Ingalls had placed the Canon DSLR at the Space Launch Complex 4E, name of SpaceX launch pad, and was one of the five cameras set up by the photographer to capture the launch of NASA's twin GRACE-FO satellites.
Ace NASA photographer Bill Ingalls was present when SpaceX launched Falcon 9 rocket into the orbit from the Vandenberg Air Force Base in California. SpaceX launched Falcon 9 into space, on Tuesday evening, carrying a payload of seven satellites. But, the surprise came when Ingalls noticed that one of his cameras melted in a fire but still managed to snap photos of the liftoff. The camera, despite being only 400 metres away from the launch pad melted in the take-off fire, but remarkably survived to take stunning pictures of the brush fire and launch. Ingalls posting pictures of melted camera said, “Well, one remote cam outside the pad perimeter was found to be a bit toast(y). sigh and yes – it made pix until it’s demise.”
Ingalls had placed the Canon DSLR at the Space Launch Complex 4E, name of SpaceX launch pad, and was one of the five cameras set up by the photographer to capture the launch of NASA’s twin GRACE-FO satellites. Five commercial Iridium Next communications satellites also travelled the Falcon 9 into orbit. Ingalls reported that the camera was found burnt by a firefighter who had arrived to secure the site after the launch. Ingalls said that though he had placed other cameras closer to the launch pad, they were safe.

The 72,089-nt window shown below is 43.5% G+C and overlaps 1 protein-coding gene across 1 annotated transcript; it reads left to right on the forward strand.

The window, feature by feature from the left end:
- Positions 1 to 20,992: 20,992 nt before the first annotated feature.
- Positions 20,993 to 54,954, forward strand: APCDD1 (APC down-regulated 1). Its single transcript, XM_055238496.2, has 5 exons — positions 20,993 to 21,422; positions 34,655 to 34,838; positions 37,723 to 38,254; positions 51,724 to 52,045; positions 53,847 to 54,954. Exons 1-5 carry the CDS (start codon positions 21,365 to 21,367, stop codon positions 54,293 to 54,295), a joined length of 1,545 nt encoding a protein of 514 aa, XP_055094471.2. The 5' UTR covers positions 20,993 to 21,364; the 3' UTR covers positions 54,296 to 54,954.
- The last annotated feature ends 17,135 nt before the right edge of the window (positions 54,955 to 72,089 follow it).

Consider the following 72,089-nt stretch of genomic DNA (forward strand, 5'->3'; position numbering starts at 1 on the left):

Ingalls who has been taking pictures for NASA since 1989 said that it was the first instance when his camera got melted due to brush fire during a launch, however, the photographer was quick to point out that brush fires common incidents during rocket launches. Despite the burn, Ingalls camera snapped a single frame of SpaceX Falcon 9 liftoff. Ingalls wrote that at least he got a frame the camera got incinerated.
In the pictures posted by Ingalls, one frame captures the flames overtaking the camera and another shows the remains of the charred camera